> The Boeckenhaupt case (its ramifications still hidden) was also trig-
> gered by the increased number of what Soviet intelligence calls "wet
> affairs" in the ...
> HED: Espionage and Traitors: an Organized Industry
> Los Angeles Times (1923-Current File) - Los Angeles, Calif.
> Date: Nov 11, 1966
> Start Page: B5
> Pages: 1
> Section: PART II

There is one other hit (http://bit.ly/cCMI8b 1971) that precedes the OED

The Russian original easily traces back close to 200 years. Wiki has
Russian references from 1842-1871, although I have no idea if the
original editor actually consulted these publications.

"Wet work" appears to have been publicized by Christopher Buckley's
novel by the same name that appeared in the early 1991. But NYT had the
title in the byline slightly earlier.

Success Was Not Enough
By Christopher Buckley; Christopher Buckley is the editor of FYI, a
supplement to Forbes magazine, and the author of the forthcoming novel
"Wet Work."
Published: November 4, 1990

The earliest relevant hit I got for "wet job" is from 1980.

> Tempo
> Pay-Per-View - Chicago Tribune - ProQuest Archiver - Nov 10, 1980
> I feel like George Smiley in 'The Spy Who Came in From the Cold.' At
> one point when someone asks Smiley if he ll go into East. Germany and
> do a wet job ...
> Tempo
> A CIA agent quits and tells--and now pays and pays
> Chicago Tribune (1963-Current file) - Chicago, Ill.
> Author: Rogers Worthington
> Date: Nov 10, 1980
> Start Page: A1
> Pages: 2
> Section: 2

If I am not mistaken, "Tempo" is the culture section of the Trib, so the
title is actually the second line, "A CIA agent quits and tells--and now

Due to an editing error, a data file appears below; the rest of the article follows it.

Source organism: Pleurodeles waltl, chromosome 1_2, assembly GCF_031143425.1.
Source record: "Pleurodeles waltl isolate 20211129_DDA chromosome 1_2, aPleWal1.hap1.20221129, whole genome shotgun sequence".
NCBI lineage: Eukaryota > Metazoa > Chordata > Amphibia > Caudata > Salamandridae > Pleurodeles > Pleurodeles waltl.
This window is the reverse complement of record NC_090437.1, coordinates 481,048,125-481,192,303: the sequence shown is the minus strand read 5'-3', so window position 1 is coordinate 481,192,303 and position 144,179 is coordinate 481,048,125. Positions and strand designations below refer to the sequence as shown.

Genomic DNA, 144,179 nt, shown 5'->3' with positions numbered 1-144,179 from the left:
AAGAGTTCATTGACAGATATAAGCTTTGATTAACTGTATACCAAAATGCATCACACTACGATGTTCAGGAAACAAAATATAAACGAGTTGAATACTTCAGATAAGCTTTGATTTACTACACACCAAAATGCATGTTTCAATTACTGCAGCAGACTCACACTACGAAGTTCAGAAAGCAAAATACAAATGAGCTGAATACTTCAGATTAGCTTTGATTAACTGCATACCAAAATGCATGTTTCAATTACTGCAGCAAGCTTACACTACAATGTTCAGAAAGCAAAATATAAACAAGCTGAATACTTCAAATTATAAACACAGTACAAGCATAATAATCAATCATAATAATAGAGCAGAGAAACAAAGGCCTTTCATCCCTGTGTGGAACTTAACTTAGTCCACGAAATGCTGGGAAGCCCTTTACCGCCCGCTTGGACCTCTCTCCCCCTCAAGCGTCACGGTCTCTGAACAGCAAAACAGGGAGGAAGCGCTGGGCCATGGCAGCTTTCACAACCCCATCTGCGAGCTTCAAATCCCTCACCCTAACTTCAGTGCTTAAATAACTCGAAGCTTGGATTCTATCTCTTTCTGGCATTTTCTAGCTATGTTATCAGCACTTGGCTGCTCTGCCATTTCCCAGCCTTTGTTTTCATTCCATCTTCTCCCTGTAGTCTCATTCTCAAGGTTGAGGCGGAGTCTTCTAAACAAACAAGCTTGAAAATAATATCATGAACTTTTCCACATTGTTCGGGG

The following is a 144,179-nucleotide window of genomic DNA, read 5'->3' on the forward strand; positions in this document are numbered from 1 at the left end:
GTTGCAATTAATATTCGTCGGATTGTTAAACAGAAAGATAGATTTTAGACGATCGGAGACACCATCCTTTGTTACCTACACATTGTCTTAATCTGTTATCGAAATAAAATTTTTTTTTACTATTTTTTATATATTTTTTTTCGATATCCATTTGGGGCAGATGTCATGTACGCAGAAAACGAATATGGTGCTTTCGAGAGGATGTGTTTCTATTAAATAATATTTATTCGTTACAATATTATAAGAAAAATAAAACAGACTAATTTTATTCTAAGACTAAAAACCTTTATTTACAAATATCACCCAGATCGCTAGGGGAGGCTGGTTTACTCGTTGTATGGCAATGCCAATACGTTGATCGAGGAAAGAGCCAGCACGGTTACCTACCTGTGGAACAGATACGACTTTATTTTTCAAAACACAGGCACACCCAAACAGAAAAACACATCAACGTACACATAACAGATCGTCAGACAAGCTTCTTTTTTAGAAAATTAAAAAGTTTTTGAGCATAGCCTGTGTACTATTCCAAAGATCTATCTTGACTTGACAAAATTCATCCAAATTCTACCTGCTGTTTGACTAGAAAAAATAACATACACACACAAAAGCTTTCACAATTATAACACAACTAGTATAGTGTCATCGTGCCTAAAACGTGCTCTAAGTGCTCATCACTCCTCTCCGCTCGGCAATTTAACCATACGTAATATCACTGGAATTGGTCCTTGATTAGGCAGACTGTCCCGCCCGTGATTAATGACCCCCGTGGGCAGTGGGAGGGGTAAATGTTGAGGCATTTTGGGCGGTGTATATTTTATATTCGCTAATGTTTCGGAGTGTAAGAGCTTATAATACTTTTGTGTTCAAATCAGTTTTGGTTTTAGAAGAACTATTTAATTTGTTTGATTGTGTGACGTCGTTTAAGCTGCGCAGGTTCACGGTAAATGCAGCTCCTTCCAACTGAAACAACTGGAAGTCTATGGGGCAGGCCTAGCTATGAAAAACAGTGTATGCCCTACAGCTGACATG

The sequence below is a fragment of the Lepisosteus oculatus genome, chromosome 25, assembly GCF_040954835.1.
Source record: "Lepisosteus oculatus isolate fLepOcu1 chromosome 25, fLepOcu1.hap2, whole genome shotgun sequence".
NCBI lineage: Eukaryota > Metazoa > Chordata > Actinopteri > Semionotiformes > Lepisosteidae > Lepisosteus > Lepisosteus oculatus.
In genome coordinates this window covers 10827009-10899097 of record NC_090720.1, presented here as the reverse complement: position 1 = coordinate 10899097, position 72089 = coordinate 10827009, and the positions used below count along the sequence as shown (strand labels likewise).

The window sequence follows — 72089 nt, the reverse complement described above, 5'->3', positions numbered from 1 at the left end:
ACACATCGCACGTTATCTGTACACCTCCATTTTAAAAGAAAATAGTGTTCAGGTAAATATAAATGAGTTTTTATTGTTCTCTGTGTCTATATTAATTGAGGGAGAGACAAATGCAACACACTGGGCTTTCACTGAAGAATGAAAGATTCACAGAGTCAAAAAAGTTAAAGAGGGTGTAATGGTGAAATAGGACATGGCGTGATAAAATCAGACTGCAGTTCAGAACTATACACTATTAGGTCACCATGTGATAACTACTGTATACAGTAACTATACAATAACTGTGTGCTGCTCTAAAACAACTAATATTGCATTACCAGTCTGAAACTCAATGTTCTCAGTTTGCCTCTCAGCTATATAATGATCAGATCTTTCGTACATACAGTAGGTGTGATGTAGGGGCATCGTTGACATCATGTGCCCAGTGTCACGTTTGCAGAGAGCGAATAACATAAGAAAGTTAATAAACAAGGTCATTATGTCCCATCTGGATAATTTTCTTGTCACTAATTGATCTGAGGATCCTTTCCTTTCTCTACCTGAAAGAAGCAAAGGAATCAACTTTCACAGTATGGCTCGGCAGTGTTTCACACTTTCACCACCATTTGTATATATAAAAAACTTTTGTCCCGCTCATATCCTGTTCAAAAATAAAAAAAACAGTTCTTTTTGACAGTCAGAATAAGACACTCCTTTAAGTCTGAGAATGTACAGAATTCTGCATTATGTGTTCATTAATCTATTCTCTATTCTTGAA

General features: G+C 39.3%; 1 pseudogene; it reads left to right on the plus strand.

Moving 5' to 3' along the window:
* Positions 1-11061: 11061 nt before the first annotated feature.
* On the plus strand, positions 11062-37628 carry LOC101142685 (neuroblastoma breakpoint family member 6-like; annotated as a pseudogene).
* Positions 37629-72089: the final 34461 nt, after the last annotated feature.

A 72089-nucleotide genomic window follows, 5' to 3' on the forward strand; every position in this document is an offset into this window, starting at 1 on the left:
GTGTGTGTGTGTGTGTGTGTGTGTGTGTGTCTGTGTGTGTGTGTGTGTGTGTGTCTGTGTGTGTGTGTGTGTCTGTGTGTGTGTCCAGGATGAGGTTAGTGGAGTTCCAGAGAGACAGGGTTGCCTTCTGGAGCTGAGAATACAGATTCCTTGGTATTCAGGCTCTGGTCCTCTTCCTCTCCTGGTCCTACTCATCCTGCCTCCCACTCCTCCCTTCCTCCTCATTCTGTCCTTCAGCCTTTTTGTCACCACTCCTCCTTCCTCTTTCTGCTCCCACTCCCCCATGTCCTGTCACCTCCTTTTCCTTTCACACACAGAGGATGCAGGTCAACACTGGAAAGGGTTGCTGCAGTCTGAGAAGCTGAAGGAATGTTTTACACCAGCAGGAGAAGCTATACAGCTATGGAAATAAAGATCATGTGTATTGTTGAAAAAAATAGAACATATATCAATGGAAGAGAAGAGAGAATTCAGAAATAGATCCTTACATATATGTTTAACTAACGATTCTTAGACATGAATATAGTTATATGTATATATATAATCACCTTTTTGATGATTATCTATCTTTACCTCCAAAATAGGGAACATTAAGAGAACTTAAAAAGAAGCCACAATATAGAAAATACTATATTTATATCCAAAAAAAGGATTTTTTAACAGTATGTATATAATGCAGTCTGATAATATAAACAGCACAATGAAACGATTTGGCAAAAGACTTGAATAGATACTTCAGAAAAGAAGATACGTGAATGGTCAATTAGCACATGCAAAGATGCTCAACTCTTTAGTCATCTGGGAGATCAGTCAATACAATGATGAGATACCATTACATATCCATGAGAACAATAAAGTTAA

pays and pays".

"Wet business" seems to be very recent--an isolated.

Assassination: A Brief History
When we go to war, what happens when we make our enemies faceless?
> Cheney didn't invent targeted killing any more than Al Gore invented
> the Internet. Rulers have been known to send assassins after specific
> individuals since antiquity, though official taste for what the KGB
> used to call "wet business" varied.

I found no "wet operations" aside from the OED cite, but there is a
recent stray "wet ops":

> Does Hayden know spying?
> $2.95 - Deseret News - NewsBank - May 16, 2006
> ... about Gen Michael Hayden's nomination as the nation's top spy if
> the CIA ... and real manipulations of foreign governments and thewet
> ops that did in ...
> Related web pages

None of these answer my original question. Only the last one even
attaches to anything but actual KGB operations, although "wetwork" seems
to be more often attached to US operations than to anything else. Yet,
film and TV-show scripts have been written for a couple of decades now
that incorporate some of this language in reference to CIA or some other
genericized or mythical spy agency or, occasionally, to military
operations. There are also slight variations in meaning--wet job and wet
affair tend to be used for individual "projects", while "wetwork" and
"wet business" are exclusively references to the "profession" or
operational capacity of an agency, so to speak. The Russian antecedent
is easier to deal with--the singular is an isolated murder or
assassination and the plural is the "business", but there is only one
word, not five or six.